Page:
Friday, October 6, 2017

The Major Hidden Tax Increase in the Trump Tax Reform Plan That Will Hit Lower- and Middle-Income Taxpayers

The sketch of a tax plan released last week by President Trump and the congressional Republican leadership quietly includes one provision that could raise taxes on many middle-income households by changing the way the tax code is indexed for inflation, writes Howard Gleckman of the Tax Policy Center.

The adjustment is technical and obscure but it would result in people paying higher income taxes than
under current law.

Gleckman explains:
 For years, the tax code had a structural problem known as “bracket creep.” In effect, as people’s incomes rose, in part due to inflation, they’d move into higher tax brackets. Even though their real incomes didn’t rise, they pay higher taxes. To avoid the problem, Congress changed the law so the IRS now adjusts the brackets each year to reflect inflation. For example, in 2016 a single person paid a 25 percent rate on taxable income between $37,650 and $91,150. In 2017, the 25 bracket doesn’t begin until taxable income reaches $37,950 and it runs up to $91,900.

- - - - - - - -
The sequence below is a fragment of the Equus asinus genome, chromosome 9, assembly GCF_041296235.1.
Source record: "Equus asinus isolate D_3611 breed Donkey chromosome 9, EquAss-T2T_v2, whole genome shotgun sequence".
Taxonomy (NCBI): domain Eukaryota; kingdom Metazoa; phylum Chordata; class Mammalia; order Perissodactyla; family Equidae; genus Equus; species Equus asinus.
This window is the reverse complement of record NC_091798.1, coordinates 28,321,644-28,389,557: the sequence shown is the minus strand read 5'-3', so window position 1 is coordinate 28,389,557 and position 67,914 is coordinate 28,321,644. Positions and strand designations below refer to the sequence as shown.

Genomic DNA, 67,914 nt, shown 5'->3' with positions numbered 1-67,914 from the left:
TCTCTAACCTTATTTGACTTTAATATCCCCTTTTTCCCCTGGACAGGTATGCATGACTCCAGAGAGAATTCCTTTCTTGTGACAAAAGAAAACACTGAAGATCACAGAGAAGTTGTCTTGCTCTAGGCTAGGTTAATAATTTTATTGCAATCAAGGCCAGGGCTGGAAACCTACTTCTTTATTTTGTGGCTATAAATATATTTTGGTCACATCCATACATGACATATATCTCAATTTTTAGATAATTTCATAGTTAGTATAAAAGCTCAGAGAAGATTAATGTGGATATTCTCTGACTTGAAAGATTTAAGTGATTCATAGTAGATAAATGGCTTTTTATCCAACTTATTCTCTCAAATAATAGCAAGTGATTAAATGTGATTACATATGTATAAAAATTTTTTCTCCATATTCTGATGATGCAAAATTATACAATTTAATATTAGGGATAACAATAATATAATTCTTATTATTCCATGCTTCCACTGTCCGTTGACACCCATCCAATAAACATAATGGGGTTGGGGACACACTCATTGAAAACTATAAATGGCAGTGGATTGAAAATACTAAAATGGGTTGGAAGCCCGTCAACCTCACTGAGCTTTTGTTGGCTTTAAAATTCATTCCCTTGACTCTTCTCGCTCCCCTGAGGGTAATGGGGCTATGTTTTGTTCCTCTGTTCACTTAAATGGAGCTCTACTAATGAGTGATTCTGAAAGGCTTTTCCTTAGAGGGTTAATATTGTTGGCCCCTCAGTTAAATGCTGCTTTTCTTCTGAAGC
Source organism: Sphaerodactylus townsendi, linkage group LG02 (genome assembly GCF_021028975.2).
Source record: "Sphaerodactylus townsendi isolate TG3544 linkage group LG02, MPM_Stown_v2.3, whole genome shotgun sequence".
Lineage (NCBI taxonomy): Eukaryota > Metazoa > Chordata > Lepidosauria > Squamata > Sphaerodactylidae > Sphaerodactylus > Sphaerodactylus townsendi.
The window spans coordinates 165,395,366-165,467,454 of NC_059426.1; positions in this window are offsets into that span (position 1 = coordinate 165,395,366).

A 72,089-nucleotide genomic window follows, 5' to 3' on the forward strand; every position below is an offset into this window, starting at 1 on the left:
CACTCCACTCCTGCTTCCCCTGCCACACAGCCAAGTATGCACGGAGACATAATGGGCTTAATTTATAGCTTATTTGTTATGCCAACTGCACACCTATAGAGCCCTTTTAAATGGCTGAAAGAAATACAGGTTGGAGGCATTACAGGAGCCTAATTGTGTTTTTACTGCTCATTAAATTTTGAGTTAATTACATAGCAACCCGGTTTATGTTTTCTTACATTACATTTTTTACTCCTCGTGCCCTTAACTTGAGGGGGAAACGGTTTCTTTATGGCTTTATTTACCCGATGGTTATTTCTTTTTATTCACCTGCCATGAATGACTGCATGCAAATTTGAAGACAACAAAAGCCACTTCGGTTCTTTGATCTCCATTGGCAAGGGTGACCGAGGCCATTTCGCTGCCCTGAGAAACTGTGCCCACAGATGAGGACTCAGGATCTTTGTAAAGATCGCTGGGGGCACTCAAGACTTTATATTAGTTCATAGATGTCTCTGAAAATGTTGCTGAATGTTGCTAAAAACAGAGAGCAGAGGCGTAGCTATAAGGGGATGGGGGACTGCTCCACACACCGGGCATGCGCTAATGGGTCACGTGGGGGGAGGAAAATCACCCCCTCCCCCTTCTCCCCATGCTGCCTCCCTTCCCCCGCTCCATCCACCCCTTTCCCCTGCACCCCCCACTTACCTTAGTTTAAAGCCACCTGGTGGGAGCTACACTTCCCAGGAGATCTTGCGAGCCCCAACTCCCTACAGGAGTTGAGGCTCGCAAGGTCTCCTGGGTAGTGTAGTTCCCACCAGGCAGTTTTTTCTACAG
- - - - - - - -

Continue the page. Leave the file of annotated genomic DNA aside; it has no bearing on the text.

With current inflation so low, the one-year change is modest. But over time, thanks to the magic of compounding, even small annual changes add up. And if inflation rises to something closer to historical levels, the effects would be even more significant....

Last week’s Republican plan would make two big changes in this inflation-adjusted world. First, it would repeal the personal exemption, which is indexed for inflation, and partially replace it with a bigger Child Tax Credit, which currently is not. While the higher CTC would help many families today, inflation would erode the additional benefit over time.

More importantly, the outline would revise the way the tax code measures inflation. Today, it uses the Consumer Price Index for urban consumers (the CPI-U), a measure the government nearly always uses to adjust for price changes. The GOP framework would shift to an index known as chained CPI (C-CPI)....

[T]the bottom line is that chained CPI  is consistently lower than traditional CPI-U...

 [I]t would...raise taxes for many since those indexed provisions of the Tax Code would be less generous over time than under today’s methodology.

And that means people would pay higher income taxes than under current law. It would especially hit low- and moderate-income households that rely on the EITC and standard deduction, but it would affect all taxpayers in some way.
Did I mention the tax cut is a scam?


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